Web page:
WWII-era alligator known as ‘Okefenokee Joe’ dies in South Georgia swamp

An 11-and-a-half-foot alligator known as Okefenokee Joe, who was believed to have crawled and preyed the wetlands of South Georgia since World War II, has died. Researchers from Georgia’s Coastal Ecology Lab had been tracking the animal’s movements by satellite since 2020 and say he died from old age, according to a statement on Facebook, first reported by CNN.
Caption
An 11-and-a-half-foot alligator known as Okefenokee Joe, who was believed to have crawled and preyed the wetlands of South Georgia since World War II, has died. Researchers from Georgia’s Coastal Ecology Lab had been tracking the animal’s movements by satellite since 2020 and say he died from old age, according to a statement on Facebook, first reported by CNN.

Credit: Georgia’s Coastal Ecology Lab / social media photo via Facebook

An 11-and-a-half-foot alligator known as “Okefenokee Joe,” who was believed to have crawled and preyed the wetlands of South Georgia since World War II, has died.

Researchers from Georgia’s Coastal Ecology Lab had been tracking the animal’s movements by satellite since 2020 and say he died from old age, according to a statement on Facebook, first reported by CNN.

The last movement by the 400-pound behemoth was detected in the Okefenokee National Wildlife Refuge on July 20, leading zoologists to believe that “the tag had simply fallen off as it had been several weeks since we had received any GPS points from him,” the lab said.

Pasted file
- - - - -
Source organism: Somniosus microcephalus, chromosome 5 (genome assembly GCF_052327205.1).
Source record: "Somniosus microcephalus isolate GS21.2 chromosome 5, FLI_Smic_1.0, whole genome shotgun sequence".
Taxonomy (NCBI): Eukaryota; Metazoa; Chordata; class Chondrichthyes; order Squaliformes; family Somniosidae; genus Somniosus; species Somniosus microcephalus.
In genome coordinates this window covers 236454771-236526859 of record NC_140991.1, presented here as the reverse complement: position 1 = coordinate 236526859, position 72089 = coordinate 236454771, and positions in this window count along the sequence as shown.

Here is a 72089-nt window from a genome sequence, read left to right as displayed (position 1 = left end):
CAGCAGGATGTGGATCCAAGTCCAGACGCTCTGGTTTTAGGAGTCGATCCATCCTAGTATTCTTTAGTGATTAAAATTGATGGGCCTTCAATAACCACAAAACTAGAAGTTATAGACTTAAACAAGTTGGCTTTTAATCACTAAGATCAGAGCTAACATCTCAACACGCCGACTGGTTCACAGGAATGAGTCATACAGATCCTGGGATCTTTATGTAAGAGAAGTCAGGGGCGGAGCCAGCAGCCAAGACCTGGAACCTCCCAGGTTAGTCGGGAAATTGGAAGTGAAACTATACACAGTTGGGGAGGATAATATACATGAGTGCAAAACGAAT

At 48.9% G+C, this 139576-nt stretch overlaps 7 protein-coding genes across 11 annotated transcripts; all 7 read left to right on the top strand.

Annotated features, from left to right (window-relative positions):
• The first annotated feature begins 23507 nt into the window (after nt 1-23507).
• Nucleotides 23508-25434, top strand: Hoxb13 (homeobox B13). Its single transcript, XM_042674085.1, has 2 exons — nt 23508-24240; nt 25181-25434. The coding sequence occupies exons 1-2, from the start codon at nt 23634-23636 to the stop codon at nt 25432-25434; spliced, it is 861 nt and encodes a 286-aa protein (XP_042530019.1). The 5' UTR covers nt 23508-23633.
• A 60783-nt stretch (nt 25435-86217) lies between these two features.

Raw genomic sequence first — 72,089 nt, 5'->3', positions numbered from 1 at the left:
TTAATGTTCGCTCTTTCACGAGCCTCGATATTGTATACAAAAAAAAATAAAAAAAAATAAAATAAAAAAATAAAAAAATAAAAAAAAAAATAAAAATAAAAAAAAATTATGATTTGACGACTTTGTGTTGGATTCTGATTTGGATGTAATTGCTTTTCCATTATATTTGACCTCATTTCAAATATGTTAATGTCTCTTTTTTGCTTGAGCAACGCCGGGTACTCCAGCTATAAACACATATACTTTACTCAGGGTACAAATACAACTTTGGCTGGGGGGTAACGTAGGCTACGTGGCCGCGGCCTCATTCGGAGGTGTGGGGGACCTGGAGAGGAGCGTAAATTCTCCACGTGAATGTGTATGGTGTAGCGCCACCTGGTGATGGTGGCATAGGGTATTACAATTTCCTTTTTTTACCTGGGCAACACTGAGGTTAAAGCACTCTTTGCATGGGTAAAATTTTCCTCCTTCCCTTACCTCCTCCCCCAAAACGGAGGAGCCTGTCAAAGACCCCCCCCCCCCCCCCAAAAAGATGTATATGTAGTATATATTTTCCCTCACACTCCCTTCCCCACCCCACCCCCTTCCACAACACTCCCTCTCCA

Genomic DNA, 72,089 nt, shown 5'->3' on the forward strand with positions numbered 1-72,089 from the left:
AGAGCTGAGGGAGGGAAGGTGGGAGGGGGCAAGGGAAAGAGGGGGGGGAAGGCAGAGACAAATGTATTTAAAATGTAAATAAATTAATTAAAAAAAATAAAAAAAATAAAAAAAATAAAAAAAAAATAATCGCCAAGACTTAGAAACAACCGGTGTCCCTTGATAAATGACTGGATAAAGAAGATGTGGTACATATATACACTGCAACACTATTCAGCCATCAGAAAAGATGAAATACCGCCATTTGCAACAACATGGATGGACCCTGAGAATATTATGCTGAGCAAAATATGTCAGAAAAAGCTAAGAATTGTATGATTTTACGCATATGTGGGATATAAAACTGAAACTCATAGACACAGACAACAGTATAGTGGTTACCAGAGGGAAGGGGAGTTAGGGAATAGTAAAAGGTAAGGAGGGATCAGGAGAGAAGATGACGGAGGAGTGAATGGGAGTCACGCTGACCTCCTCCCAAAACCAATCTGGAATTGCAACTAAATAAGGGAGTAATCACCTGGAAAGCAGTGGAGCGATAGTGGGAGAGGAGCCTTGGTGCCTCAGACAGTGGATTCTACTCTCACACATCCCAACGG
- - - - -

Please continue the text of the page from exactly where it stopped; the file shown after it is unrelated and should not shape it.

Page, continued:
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Weeks later, however, wildlife officials confirmed Oke Joe’s death after locating the tag still attached to the beast in the 430,000-acre swamp along the Georgia-Florida border.

“We are so grateful to have known him, for his contribution to science and the further understanding and preservation of his species,” the statement said.

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Joe was likely the “dominant male” in the swamp for many decades, CNN reported, citing a statement from the lab last year. “However, we suspect that his old age and poor vision hinder his ability to compete with younger alligators,” the statement said.

The animal’s exact age was uncertain, but if born at the end of WWII, Joe would have been at least 76 years.

“Alligators can live to be approximately 80 years old though so it is possible he was close to that!” the lab said in the Facebook statement, adding that the animal “was a very old alligator as he had scar tissue over both eyes and his scutes were worn almost smooth.”

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